boltsIn some way, every man in the group is my brother. But this man felt even more like kin to me. We are all cut from the same cloth, but it seemed to me that we were cut from the same bolt of fabric.

While all of us are human and have experienced the pain associated with living in this world, some of us end up with more similar personalities. While I am not as generous as this man, we have come to orient to life in the same way. We’ve experienced in our early years that love is in short supply. But rather than turn greedy or mean, we’ve realized that love is precious and that the best way to make more is to give it away.

Finding Our Way Back to God

I’m telling you it’ll be just like this in heaven: there’ll be more celebrating over one sinner who has a change of heart than over ninety-nine virtuous people who have no need to change their hearts.

“Father, I have sinned against heaven and before you; I am no longer worthy to be called your son.” But the father said to his slaves, “Quickly, bring out a robe—the best one—and put it on him; put a ring on his finger and sandals on his feet. And get the fatted calf and kill it, and let us eat and celebrate; for this son of mine was dead and is alive again; he was lost and is found!” And they began to celebrate.
(Luke 15: 7, 21b – 23, NRSV)

During our last meeting in the prison, one man shared that he believed that sin separated us from God. His sense was that when someone did something wrong he or she needed to do something to return to God’s favor. While I believe God never leaves anyone, we sometimes need to find our way back to God.

Another man shared that the assigned reading had conveyed to him that God would forgive him for what he’d done. He hadn’t known that God would forgive him. He had believed “an eye for an eye,” that what he’d done to someone else should be done to him. Finding out that God would forgive him was allowing him to consider forgiving himself.

I believe that part of the reason why the men I pray with have committed crimes is because someone mistreated them as children. Like them, whether we have committed a crime or not, most of us need to forgive our parents. I don’t think many natural parents care for their children as they should. I don’t think it’s intentional. I believe it’s because they didn’t have what we needed and so couldn’t give it to us.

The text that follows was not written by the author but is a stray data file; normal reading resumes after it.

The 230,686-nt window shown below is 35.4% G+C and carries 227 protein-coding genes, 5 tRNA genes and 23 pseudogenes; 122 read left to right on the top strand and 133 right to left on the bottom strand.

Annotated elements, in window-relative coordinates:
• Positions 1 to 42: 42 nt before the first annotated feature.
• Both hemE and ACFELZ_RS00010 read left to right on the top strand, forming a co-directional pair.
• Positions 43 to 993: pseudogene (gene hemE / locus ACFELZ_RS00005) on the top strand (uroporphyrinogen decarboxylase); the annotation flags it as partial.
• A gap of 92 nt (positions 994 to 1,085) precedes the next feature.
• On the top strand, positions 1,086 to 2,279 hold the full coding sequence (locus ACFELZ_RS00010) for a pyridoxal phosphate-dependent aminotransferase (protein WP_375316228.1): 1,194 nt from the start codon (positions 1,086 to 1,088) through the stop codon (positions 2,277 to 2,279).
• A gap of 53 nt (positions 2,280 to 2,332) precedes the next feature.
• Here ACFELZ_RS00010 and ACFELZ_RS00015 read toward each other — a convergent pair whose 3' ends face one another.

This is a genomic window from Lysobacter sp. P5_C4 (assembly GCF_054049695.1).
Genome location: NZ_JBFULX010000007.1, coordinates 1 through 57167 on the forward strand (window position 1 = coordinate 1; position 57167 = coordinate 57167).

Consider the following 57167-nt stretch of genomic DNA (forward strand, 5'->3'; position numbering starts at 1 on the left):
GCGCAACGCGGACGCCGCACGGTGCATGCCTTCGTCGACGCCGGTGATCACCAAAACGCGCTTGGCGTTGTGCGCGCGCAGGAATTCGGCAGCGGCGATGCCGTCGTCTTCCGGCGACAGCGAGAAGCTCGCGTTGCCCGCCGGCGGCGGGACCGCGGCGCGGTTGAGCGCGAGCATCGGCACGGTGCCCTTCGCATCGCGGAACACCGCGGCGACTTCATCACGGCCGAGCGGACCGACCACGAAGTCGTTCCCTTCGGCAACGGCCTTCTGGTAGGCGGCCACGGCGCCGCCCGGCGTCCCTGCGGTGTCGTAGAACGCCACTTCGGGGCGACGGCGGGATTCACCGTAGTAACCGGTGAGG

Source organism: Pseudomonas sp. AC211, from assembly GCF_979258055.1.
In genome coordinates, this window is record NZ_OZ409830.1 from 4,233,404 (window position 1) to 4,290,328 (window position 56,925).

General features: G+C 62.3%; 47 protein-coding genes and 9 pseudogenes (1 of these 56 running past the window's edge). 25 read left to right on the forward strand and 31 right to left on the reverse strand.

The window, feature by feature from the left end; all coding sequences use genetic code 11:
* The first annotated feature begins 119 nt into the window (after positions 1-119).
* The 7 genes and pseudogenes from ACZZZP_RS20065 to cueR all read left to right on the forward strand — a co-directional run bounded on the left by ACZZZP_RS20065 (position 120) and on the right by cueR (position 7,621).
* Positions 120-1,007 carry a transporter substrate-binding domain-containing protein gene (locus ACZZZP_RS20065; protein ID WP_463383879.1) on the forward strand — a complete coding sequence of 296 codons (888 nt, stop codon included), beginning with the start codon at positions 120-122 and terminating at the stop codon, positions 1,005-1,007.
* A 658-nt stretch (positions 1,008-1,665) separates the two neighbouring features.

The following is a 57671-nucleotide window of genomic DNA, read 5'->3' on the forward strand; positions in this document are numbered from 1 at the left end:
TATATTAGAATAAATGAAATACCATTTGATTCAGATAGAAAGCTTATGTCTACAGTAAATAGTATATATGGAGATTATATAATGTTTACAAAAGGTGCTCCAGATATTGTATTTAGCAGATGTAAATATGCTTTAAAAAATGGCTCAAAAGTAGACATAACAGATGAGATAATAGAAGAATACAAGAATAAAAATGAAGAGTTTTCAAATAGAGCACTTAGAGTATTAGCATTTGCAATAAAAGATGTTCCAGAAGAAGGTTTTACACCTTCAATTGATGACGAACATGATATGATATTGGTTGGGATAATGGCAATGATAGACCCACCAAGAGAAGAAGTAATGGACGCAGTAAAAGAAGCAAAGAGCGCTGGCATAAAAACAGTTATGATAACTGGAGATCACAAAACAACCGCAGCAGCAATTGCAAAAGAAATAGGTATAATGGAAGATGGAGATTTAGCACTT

Given our experience of material reality, many of us are afraid to trust our supernatural parent. Trusting God is particularly challenging for those of us who have been neglected, abused and/or cast out. If our conscious experience has been shaped by harmful rather than beneficial relationships, we have a more difficult time believing that the creator of all reality, material and otherwise, is truly loving.

Perhaps this is why there is so much celebration in heaven when a person who has lived foolishly or has hurt others returns to God. That person has likely had to dig into the depths of their conscious experience and then go beyond it. They have had to risk re-living the shame and rejection experienced during their childhood to trust that there is another possibility, a chance to live in God’s eternal house. Through their diligence, this courageous person breaks the chain of violence, the chain of trauma and neglect, and comes to learn that spiritual reality is real and that hope is rightfully grounded in faith.

I believe that this One, the God that Jesus called Abba, loves us, especially those of us who received less care than we needed. This is the God I choose. This God waits for, calls for and is most joyous about our return.